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10 May 2024
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Revision Plate Osteosynthesis for Humeral Shaft Non-Union Post Intramedullary Nailing


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Clinical Details

Clinical and radiological findings:  An 82-year-old male sustained a minimally comminuted transverse fracture of the right humeral midshaft following a 3-meter fall. Given the patient's age, the decision was made to proceed with primary surgical fixation to facilitate early mobility and independence, despite the potential for conservative management. This Initial management with intramedullary nailing led, however, to a symptomatic hypertrophic non-union.

Preoperative Plan

Planning remarks:  The preoperative plan included removal of the existing intramedullary nail followed by open reduction and internal fixation with plate osteosynthesis. An aggregate anterolateral approach to the humeral shaft was planned for comprehensive access for removal of Hardware and revision of the fracture site.

Surgical Discussion

Patient positioning:  Semi-beach chair position with the right shoulder at the table edge, utilizing a spider positioner for stabilization.

Anatomical surgical approach:  Initial appraoch was integrated a proximal deltoid split interval, utilising the original surgical scar, and extended distally in an 'S' shape to integrate an aggregate anterolateral approach.

Operative remarks: 

Hardware removal involved careful dissection around the rotator cuff and greater tuberosity, followed by extraction of the intramedullary nail and locking screws under fluoroscopic guidance. The rotator cuff was found to be avulsed from the tuberculum with minimal retraction. A 3.5-millimeter corkscrew anchor was used for rotator cuff reattachment. The hypertrophic non-union site was addressed through debridement and preparation for plate osteosynthesis including subperiosteal elevation of the anterior aspect of the deltoid insertion with careful preservation of the radial nerve encapsulated in scar tissue. A 10-hole NCB plate was secured with bicortical screws, generating excellent compression at the non-union site

Postoperative protocol:   Not specified

Follow up:   Not specified

Orthopaedic implants used:   3.5mm Arthrex titanium corkscrew anchor, 10-hole Zimmer NCB plate

PubMed® Literature Review

Generated by The Literature - Realtime PubMed® Analysis

Despite advancements in surgical techniques and implant designs, achieving optimal results remains challenging due to the complexity of fracture patterns, patient-specific factors, and potential complications [1][2][3].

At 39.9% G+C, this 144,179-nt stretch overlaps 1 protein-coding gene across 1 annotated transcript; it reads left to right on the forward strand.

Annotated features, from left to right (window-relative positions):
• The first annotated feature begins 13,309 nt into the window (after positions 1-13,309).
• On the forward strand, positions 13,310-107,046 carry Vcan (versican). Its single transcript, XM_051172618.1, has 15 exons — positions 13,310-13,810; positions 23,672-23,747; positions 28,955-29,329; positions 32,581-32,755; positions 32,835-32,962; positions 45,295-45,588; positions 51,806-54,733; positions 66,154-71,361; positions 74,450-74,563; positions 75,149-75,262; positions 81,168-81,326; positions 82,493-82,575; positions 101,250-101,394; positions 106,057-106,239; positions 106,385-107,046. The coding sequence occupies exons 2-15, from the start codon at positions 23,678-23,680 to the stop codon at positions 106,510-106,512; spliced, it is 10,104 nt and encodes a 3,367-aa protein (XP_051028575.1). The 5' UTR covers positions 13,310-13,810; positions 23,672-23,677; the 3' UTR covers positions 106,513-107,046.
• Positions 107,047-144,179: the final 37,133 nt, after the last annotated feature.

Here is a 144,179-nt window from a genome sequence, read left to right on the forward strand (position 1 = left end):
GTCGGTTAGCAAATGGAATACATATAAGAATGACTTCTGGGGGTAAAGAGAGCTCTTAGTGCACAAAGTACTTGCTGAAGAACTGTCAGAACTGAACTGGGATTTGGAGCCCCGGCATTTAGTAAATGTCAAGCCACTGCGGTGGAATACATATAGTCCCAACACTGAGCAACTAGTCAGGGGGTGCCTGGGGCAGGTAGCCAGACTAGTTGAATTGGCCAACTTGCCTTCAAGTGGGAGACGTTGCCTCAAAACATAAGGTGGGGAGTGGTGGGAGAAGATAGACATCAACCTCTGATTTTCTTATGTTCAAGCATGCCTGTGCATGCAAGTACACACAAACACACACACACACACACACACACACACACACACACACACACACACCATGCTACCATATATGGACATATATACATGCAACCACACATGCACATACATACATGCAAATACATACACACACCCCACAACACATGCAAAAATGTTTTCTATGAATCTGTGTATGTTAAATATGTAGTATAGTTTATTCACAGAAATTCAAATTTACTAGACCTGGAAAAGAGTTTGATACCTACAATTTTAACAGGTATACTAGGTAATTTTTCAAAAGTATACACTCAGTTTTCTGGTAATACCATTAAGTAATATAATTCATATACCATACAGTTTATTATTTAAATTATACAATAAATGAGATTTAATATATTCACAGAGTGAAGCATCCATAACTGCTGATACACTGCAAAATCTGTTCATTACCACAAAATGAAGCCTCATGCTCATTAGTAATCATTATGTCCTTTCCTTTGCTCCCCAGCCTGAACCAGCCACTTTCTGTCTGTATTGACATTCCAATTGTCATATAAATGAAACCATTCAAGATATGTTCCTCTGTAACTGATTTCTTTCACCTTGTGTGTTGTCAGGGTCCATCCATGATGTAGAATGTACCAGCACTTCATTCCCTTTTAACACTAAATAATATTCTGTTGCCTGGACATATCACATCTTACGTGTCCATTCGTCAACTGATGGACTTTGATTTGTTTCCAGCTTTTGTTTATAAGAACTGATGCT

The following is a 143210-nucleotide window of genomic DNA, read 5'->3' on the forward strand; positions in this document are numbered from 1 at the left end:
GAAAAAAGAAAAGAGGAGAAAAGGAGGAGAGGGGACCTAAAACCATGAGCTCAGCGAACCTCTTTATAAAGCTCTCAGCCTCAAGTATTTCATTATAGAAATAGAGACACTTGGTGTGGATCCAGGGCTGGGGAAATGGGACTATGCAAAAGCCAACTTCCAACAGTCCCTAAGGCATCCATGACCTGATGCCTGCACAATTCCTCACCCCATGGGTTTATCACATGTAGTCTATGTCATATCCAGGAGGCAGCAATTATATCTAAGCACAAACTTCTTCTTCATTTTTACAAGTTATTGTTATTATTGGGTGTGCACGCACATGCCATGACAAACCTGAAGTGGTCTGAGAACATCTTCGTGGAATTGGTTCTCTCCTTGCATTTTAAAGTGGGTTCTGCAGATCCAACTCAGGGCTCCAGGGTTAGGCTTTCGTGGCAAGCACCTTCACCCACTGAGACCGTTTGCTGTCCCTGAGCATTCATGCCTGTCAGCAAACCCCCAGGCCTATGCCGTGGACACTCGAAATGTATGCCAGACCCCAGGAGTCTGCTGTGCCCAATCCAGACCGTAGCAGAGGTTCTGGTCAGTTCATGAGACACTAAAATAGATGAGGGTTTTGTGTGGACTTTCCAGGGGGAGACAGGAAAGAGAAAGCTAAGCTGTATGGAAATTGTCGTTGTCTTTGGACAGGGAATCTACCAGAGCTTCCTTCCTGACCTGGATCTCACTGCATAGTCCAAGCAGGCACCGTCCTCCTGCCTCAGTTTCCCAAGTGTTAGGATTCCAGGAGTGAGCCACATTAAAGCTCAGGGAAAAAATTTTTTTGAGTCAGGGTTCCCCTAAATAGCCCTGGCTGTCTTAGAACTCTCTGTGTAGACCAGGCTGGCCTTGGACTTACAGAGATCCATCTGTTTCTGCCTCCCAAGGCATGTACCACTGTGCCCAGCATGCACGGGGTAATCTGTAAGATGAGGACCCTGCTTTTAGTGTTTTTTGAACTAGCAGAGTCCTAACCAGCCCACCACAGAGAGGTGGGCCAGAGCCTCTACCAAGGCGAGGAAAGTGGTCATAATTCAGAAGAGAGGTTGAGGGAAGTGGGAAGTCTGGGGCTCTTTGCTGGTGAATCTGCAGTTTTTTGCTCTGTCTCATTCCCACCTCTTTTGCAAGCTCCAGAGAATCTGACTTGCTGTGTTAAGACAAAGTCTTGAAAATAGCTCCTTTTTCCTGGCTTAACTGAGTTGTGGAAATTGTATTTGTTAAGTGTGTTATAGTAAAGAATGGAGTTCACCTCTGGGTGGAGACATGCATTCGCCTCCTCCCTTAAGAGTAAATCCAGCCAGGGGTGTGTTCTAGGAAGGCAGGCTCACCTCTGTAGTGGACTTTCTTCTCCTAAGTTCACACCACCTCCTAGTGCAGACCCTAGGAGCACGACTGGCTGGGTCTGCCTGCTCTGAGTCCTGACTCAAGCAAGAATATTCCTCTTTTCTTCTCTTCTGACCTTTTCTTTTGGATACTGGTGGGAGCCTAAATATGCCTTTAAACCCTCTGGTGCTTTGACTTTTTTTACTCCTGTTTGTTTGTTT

Intramedullary nailing has been widely adopted as a viable option for treating humeral shaft fractures due to its minimally invasive nature and the biomechanical stability it provides [4]. However, concerns regarding nonunion rates have prompted investigations into factors influencing union outcomes post-IMN.

Nonunion rates after IMN vary across studies but are generally reported within a range suggesting comparable efficacy between IMN and other fixation methods such as plate osteosynthesis [5][6]. Amer et al.'s systematic review highlighted no significant difference in nonunion rates between plating (1.8%) versus nailing (3.9%), though they noted an increased risk of iatrogenic radial nerve injury with plating [7]. This finding underscores the importance of technique refinement and surgeon experience in minimizing complications associated with each method.

Several factors contribute to the risk of nonunion following IMN. Patient-related factors include advanced age, smoking status, comorbidities like diabetes mellitus or osteoporosis that impair bone healing capacity [8]. Fracture-related variables encompass comminution degree, fracture site displacement severity at presentation—particularly oblique fractures near the proximal third—and open versus closed fracture status [1][9].

Surgical technique also plays a pivotal role; improper nail size selection or inadequate stabilization can lead to micromotion at the fracture site impeding bone healing processes leading towards nonunion development [10]. The necessity for distal locking remains debated; Egrise et al.'s study suggested that distal locking might not be required for all cases if primary stability is achieved through proper nail impaction within the medullary canal except certain distal third fractures where it may still be necessary [11].

Treatment strategies for addressing established nonunions involve rigorous debridement back to healthy bleeding bone edges followed by stable fixation often combined with autologous bone grafting or alternative biologic enhancers aimed at stimulating osteogenesis at the nonunion site [12][13].

In conclusion, while intramedullary nailing offers many advantages including preservation soft tissue envelope integrity around humerus allowing early mobilization post-operatively; careful consideration must be given towards optimizing both patient selection surgical approach minimize risks associated particularly concerning issue such as nonunions which despite being relatively infrequent when they do occur present significant challenges both patients surgeons alike necessitating sometimes complex revision procedures ensure successful outcome ultimately achieved.

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User Discussion (1)

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Guest User

What size nail was used to begin with? Was nail too thin for the canal which led to kind of instability?

gsgg

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Dr Ed Oates

  • Germany , Schleswig Holstein
  • Area of Specialty - General Trauma
  • Position - Specialist Consultant
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